Study links high levels of stress hormones to increased blood pressure, cardiovascular events

Middle-aged woman places her hand on her face during stressful moment.

Adults with normal blood pressure and high levels of stress hormones are more likely to develop high blood pressure and experience cardiovascular events, including heart attack and stroke, compared to those who had lower stress hormone levels, according to a study published in the journal Hypertension.  

Past studies have shown a link between stress hormone levels and high blood pressure or cardiovascular events in people with existing hypertension. However, studies of this connection in people with normal blood pressure are lacking. 

To find out more, the researchers studied participants in the NHLBI’s Multi-Ethnic Study of Atherosclerosis (MESA), which aims to identify factors that contribute to heart disease that occur with or without obvious symptoms.  In this MESA substudy, the researchers selected adults with normal blood pressure and analyzed levels of various hormones known to respond to stress. In particular, they analyzed levels of norepinephrine, epinephrine, dopamine—collectively known as catecholamines—hormones that regulate body functions such as heart rate, blood pressure, and breathing. They also analyzed levels of cortisol, a steroid hormone released when one experiences stress.  They measured these hormone levels in a 12-hour overnight urine test. In all, the study included 412 adults ages 48 to 87 years. About half were female, 54% were Hispanic, 22% were black, and 24% were white.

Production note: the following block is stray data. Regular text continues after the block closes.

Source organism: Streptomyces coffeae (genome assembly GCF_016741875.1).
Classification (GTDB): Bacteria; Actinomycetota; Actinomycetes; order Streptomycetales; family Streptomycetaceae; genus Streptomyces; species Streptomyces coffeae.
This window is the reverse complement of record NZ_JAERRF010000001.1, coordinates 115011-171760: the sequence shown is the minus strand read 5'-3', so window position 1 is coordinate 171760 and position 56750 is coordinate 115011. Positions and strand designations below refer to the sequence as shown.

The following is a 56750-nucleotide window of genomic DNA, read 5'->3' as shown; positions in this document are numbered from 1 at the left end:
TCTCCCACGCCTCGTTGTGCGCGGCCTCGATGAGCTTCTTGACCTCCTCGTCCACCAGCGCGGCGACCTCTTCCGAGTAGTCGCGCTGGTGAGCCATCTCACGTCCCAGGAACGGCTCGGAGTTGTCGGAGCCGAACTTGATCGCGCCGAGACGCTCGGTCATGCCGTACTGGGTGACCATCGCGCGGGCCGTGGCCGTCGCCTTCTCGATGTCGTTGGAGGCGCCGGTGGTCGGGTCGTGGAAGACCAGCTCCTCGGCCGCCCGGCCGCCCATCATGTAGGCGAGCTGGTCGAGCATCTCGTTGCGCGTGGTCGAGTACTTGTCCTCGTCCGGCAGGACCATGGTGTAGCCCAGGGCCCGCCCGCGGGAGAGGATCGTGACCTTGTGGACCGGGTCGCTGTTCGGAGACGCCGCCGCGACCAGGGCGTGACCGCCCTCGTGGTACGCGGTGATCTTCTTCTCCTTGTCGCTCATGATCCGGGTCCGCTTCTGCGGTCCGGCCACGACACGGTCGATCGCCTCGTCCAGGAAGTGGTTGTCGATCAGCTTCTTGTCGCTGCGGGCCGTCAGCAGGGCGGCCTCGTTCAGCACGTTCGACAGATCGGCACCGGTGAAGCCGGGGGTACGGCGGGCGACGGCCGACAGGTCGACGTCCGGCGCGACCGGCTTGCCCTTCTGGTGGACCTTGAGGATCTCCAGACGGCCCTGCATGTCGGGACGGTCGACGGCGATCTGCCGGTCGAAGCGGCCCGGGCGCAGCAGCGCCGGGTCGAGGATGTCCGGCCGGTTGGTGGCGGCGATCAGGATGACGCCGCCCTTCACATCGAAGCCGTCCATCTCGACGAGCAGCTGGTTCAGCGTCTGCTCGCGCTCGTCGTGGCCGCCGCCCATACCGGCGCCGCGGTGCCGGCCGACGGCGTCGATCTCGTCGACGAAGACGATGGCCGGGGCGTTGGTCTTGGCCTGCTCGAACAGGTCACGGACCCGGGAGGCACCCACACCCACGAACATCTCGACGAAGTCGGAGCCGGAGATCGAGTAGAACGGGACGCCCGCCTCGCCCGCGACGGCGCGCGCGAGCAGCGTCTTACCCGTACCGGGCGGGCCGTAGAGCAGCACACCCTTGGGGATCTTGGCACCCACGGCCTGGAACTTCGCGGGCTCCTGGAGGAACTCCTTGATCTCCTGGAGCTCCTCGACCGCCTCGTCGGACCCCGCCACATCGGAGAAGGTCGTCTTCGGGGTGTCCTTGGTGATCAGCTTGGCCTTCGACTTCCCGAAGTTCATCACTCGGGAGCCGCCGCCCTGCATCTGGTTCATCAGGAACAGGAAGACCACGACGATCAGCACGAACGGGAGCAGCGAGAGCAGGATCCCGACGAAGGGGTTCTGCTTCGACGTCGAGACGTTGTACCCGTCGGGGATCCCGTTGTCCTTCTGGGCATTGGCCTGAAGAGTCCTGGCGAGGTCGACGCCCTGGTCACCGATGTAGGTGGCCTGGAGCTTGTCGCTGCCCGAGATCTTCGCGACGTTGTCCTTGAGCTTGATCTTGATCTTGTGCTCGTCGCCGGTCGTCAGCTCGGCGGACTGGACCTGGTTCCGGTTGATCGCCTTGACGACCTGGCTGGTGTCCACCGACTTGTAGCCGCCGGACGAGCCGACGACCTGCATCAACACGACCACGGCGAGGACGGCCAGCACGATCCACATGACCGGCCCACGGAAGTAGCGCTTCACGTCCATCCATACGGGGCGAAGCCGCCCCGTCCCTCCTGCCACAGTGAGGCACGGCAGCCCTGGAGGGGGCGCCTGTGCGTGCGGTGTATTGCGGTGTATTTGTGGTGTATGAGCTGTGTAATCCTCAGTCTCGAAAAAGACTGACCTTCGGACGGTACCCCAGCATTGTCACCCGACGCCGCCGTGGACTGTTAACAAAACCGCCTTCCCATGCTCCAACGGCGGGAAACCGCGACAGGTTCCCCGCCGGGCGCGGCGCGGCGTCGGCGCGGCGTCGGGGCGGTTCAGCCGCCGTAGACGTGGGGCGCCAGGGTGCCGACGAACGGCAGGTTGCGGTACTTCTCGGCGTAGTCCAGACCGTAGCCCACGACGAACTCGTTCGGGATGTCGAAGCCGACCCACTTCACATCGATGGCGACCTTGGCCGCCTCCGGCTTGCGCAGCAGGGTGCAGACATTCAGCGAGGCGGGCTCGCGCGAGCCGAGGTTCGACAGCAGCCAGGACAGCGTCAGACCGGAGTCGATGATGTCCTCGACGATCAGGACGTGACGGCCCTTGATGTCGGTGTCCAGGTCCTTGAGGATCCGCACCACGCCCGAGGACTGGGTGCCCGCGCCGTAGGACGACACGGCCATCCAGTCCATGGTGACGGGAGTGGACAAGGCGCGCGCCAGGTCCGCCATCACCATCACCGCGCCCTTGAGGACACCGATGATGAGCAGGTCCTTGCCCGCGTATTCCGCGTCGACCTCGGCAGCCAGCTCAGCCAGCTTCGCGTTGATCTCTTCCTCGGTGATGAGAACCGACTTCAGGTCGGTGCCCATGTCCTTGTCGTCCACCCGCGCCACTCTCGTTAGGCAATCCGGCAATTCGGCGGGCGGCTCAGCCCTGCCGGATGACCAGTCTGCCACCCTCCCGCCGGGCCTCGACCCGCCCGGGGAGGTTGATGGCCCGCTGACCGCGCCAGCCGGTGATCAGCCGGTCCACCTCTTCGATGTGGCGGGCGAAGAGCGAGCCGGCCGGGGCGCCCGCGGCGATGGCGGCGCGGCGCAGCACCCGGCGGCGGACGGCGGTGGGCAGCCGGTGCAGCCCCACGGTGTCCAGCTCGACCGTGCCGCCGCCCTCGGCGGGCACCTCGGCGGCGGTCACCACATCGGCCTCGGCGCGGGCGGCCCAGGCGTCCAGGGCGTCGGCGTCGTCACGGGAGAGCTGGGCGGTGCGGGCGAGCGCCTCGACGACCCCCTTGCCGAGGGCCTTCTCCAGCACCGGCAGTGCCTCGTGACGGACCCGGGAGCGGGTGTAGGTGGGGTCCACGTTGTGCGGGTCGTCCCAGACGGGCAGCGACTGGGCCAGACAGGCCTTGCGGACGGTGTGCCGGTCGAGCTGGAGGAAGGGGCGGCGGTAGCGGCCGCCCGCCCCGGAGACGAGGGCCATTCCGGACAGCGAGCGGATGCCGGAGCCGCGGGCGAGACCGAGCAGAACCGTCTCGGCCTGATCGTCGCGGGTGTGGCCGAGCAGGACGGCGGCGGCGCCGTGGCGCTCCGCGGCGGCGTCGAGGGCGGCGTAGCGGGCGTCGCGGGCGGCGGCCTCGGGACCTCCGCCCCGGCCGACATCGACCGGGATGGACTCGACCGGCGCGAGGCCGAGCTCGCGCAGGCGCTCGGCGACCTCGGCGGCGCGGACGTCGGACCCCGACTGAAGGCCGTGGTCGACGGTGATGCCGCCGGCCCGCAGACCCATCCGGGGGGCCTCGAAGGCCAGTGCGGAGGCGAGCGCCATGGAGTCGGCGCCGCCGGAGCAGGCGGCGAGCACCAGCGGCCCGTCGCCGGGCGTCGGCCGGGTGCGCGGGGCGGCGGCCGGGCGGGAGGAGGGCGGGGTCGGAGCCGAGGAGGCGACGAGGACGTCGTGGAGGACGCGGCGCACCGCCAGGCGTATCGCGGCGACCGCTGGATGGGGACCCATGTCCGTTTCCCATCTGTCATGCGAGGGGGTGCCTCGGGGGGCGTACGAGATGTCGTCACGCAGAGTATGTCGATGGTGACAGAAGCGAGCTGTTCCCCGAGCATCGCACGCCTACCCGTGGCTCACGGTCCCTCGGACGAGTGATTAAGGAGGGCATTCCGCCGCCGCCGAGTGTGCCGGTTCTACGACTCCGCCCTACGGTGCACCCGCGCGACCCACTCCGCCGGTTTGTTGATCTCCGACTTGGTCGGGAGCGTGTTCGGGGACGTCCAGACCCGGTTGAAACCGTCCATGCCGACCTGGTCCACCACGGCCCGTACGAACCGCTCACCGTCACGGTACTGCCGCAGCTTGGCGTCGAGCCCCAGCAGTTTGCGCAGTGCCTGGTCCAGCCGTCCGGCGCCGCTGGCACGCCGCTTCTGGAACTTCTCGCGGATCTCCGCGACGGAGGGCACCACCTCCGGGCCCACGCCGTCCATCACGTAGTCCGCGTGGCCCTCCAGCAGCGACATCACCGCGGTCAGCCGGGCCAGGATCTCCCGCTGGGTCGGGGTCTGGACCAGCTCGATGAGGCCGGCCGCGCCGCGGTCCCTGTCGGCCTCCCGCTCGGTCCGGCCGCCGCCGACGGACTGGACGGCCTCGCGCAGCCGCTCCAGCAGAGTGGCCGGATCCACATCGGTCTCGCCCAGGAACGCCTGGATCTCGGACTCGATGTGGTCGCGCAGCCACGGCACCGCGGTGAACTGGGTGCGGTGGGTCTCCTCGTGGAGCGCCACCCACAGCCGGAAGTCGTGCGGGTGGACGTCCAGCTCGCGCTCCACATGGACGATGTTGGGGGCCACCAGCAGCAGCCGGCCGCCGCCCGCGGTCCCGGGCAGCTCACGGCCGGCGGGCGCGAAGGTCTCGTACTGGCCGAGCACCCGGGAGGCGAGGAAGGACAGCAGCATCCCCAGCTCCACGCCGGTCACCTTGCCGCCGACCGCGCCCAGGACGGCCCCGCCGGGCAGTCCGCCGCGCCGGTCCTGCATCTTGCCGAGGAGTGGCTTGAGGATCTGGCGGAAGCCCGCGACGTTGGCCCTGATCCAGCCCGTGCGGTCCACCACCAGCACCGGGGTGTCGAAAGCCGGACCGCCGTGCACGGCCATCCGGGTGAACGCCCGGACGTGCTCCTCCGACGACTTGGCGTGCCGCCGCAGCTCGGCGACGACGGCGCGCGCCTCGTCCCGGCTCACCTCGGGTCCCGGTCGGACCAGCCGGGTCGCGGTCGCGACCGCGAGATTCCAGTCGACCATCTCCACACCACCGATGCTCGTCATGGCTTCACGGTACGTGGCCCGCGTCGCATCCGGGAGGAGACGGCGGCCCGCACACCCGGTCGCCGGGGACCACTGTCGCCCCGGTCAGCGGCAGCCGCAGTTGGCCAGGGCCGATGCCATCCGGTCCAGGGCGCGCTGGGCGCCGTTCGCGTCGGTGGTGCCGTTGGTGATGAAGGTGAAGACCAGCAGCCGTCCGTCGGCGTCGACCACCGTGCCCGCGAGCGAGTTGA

In general, those who had high levels of stress hormones in their urine were more likely to develop high blood pressure over the next 6-7 years, the researchers said.  Of particular concern in the study were urinary cortisol levels. The researchers found that over an 11 year follow-up period, there was a 90% increased risk of cardiovascular events with each doubling of cortisol levels.   

The study suggests the possible need for routine measurement of stress hormones in an effort to prevent hypertension and cardiovascular events, researchers say. It was funded in part by the NHLBI.